I just made up my mind about you. I just decided that I liked you because no one ever, ever pays attention to that to me, but we became developmental in spite of ourselves. The original marketing plan was to make it fun for the fans and everything was of the fans, for the fans, because it was by the fans. But the fact is that this is good Double-A baseball if the pitching is on the mark, and it really has become a good, solid part of the food chain, and we never could have foreseen that. I think we all hoped that but it’s succeeded beyond its wildest dreams.
Now it’s nothing for guys to say, “He came out of the independent leagues and now he’s in the big leagues.” But you know, Kevin Millar had a lot to do with opening those doors. And Strawberry left here on July 1, went to Columbus, hit three homeruns, and then went to Yankee Stadium and hit 11. He hit 18 in 29 games for us here. Now, nobody ever asks me about any baseball questions because I’m just the cheap theatrics guy. [laughs] But we’re actually developmental, I’m really proud of it. I just never get a chance to talk about it.
Actually, after that, I have a question about more promotional and attendance stuff. One of our writers lives in Florida and he mentioned that the Fort Myers Miracle always has an interesting array of promotions. Are there additional challenges to promoting in Florida, being that those fans generally have a reputation for poor attendance? And does that reputation hold water, in your opinion?
No it doesn’t. Yes, they get murdered – I mean, it rains every day at a quarter to three in Fort Myers! But it rains every day in Charleston, too, so I think that people use that too much. And by “people” I mean everyone. I’ve been guilty of it myself. But what makes Fort Myers and the Florida State League a really tough draw is that you’ve got 17 spring training games. You’ve got 70 [regular season] games you’re at 87. God forbid you make the postseason and you’re at 92 games. That’s longer than a big league schedule. So it just grinds you.
That’s the real secret. It’s that heat and it’s that grind and it’s that kind of weather. But when you’re drawing whatever, 1750 or 1900 like we’ve done, that’s a real tribute to people. You’ve got bigger stadiums, nicer stadiums on the whole, but bigger stadiums because of spring training capabilities. There’s no better place to cut your teeth. And I was down there for two years, and in Pompano, right down seven miles from the Yankees in Fort Lauderdale, so I’ve been there and that was my sole job. I was president of the Miracle for three years or whatever and then came to St. Paul, so I’m not talking about something that I don’t know about firsthand.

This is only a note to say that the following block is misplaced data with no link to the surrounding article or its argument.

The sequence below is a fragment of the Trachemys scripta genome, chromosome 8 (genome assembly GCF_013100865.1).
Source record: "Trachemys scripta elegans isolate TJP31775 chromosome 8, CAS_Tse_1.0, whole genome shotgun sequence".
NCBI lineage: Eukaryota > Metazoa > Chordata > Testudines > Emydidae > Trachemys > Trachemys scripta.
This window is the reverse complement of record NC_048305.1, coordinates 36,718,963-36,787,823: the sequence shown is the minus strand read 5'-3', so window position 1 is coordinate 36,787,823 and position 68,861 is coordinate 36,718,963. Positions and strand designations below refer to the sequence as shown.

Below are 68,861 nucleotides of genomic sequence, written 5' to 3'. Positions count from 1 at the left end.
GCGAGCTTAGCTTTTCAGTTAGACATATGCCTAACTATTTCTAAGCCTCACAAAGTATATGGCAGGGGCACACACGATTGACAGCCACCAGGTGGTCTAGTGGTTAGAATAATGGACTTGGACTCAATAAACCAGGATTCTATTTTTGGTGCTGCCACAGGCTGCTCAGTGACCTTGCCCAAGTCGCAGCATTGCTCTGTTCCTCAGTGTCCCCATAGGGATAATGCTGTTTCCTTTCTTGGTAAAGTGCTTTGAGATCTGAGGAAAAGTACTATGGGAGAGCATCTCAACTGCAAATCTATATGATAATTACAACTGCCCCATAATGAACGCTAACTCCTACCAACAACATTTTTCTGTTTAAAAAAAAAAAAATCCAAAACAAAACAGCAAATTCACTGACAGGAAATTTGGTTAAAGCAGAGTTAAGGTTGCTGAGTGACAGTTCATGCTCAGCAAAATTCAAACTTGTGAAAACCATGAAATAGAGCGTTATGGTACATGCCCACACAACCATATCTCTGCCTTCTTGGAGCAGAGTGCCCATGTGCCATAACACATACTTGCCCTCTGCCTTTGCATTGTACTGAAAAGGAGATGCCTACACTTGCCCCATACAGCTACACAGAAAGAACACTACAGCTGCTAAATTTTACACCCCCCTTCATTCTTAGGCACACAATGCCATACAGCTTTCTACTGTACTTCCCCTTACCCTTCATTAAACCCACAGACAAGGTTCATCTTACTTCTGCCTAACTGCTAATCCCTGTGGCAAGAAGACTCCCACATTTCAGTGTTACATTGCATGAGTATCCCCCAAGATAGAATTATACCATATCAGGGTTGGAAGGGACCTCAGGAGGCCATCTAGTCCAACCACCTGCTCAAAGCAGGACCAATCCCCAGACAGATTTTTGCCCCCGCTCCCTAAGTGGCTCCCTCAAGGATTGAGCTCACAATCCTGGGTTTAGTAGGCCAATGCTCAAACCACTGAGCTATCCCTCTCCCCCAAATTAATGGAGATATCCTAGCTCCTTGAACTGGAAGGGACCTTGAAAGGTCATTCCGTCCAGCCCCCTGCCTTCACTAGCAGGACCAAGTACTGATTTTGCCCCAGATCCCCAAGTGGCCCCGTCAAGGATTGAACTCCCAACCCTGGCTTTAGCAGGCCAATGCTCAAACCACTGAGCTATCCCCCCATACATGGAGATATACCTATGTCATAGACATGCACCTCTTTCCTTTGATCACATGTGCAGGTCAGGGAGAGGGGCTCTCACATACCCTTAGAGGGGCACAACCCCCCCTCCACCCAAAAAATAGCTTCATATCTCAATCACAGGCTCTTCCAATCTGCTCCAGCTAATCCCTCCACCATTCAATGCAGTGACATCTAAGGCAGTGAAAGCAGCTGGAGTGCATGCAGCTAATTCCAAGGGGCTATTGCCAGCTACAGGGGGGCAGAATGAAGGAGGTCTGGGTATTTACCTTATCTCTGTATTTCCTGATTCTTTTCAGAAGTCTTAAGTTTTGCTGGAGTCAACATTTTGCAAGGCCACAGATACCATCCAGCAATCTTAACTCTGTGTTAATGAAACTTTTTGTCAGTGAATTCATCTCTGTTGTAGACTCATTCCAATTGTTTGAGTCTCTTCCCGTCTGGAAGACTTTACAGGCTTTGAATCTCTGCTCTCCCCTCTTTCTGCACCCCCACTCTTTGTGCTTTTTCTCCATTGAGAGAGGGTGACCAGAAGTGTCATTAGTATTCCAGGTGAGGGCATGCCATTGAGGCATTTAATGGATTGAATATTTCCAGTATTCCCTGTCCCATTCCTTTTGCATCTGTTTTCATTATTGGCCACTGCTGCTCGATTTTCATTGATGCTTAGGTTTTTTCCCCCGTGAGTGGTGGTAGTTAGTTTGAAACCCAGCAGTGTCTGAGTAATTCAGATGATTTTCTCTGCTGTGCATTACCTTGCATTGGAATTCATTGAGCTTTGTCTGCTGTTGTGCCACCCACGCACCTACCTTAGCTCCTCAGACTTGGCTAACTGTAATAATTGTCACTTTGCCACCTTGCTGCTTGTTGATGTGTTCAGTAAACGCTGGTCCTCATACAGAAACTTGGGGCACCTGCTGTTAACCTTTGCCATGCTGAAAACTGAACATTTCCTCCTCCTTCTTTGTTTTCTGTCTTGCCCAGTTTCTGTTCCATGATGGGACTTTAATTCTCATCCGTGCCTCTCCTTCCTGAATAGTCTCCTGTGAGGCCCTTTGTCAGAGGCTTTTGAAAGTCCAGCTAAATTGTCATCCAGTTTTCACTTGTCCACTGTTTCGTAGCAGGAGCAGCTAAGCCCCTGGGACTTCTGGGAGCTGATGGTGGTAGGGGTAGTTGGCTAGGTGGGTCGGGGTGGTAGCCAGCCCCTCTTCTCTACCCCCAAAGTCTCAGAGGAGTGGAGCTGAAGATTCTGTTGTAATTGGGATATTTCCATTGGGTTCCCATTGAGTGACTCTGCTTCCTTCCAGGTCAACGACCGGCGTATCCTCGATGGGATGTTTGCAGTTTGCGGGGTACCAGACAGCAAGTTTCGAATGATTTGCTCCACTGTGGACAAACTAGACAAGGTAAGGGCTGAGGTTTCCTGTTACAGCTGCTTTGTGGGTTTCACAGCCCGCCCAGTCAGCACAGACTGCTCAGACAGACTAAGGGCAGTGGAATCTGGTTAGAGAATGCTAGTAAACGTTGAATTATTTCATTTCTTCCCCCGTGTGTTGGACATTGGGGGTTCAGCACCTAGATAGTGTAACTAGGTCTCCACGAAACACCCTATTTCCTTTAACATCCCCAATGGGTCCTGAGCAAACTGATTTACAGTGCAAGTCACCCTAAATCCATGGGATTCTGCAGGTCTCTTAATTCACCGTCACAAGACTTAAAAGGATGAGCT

I’ve kept you a long time here. I think the last thing I want to do is go back, and you seemed to enjoy talking about players, so I wanted to ask you who’s your favorite player?
Of all time, Early Wynn was my favorite player. When I was a kid it was SayHeyWillieMays – and that was all one word, SayHeyWillieMays – but when I became a child and I was aware of the game and the players on it, Early Wynn was my hero, and I’ll tell you exactly why: I opened the newspaper one day and he said, “I’d throw at my mother if she dug in on me.” And I just thought that was the coolest thing because I didn’t know anybody who could say something like that about their mom and not get a whupping.
The greatest five-tool player I ever saw was Dick Allen.
He’s an underappreciated guy, I think.
Absolutely. You’ve gotta be a ball fan to realize, but he could do it all. People just don’t realize the talent that that man had.
Who’s your favorite guy who’s ever played for you? Or played for one of your teams, I should say?
Dan Peltier, who had a couple cups of coffee with the Giants. Dan Peltier, as good a fielding first baseman as you’ll ever see, one of my all-time favorites, and Torii Hunter down in Fort Myers, one of the great guys. Always loved Torii Hunter because he said what he thought.
When you take a liking to a guy is it more based on what he’s doing on the field or what he’s like off the field?
I’m not a very good judge of talent because I fall in love with the kind of person they are. There’s no question. Dave Dombrowski has a huge laugh at me because I’m like…Kevin Millar had the perfect balance, and you could see that but he didn’t have any great tools. All he did was beat you, you know, which is a trait I love.